James L. Mosher was born at Saratoga Springs, New York, in 1848, and in his early manhood removed to Chicago, where he studied photography.In 1869, with a friend, A. W. Craig, he came to California, and they embarked in the business together; they have made a specialty of solar and calcium prints, and Mr. Mosher has made several valuable discoveries in the art which have enabled them to do better work in a much less time than was formerly required.


Besides being a successful artist, Mr. Mosher is an enthusiastic horticulturalist.In March, 1889, he was appointed a member of the State Board of Horticulture, and in April of the same year he was elected chairman of the Finance Committee of the Board.He owns a valuable fruit orchard of seventy-five acres near San Jose, in which may be found the best varieties of apple, peach and pear, together with a great variety of small fruits; there are fourteen varieties of small fruits; there are fourteen varieties of raspberries along, any of which have been imported from the Eastern State and Europe.Another kind of fruit in this orchard, one rarely seen in the United States, is the Arbutus unedo, or strawberry tree.The extent of his operations in the fruit industry may be judged when it is known that he has an improved fruit-drier, one of his own invention, of ten tonsí capacity per day.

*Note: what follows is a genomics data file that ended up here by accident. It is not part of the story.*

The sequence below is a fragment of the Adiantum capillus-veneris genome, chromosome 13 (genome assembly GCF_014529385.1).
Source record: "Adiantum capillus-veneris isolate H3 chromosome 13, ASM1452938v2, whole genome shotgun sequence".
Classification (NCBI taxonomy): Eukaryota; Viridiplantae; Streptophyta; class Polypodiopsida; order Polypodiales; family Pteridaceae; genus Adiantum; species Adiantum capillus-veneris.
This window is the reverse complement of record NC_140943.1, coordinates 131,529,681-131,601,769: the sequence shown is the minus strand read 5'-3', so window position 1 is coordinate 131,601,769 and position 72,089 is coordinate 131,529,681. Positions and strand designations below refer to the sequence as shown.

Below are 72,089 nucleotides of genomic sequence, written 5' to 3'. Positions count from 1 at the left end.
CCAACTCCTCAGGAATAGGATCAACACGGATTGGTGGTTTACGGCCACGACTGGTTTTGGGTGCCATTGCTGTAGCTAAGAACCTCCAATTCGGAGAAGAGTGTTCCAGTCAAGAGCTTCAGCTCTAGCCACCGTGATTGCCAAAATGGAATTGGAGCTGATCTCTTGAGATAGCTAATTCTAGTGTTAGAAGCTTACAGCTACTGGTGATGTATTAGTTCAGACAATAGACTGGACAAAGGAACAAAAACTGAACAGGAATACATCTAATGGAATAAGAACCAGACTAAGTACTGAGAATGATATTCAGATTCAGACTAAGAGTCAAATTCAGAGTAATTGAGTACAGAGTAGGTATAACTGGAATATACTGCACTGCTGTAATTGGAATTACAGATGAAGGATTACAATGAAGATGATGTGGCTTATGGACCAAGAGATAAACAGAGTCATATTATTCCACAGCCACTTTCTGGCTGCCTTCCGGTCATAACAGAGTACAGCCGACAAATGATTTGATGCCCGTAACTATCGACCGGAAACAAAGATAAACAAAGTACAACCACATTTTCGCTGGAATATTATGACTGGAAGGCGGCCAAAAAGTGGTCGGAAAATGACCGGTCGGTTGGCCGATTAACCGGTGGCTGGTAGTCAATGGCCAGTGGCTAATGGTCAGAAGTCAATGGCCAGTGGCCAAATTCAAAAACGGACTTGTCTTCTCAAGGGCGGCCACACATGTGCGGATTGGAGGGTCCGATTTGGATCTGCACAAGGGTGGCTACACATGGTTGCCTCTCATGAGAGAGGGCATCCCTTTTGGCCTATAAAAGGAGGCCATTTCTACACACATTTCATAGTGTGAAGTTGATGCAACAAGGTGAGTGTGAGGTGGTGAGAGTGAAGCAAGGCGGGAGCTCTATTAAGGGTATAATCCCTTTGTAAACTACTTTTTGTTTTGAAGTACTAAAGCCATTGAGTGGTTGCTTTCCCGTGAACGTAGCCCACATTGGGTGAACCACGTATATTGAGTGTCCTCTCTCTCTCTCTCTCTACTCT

Mr. Mosher is an honored member of the I. O. O. F., the A. O. U. W., the O. C. F., and the P. O. S. of A.He was united in marriage, in 1877, to Miss Nellie Childs, a sister to Professor Childs, principal of the State Normal School.


Transcribed by Donna L. Becker 

Source: "The Bay of San Francisco," Vol. 1, pages 563-564, Lewis Publishing Co, 1892.

© 2004 Donna L. Becker.



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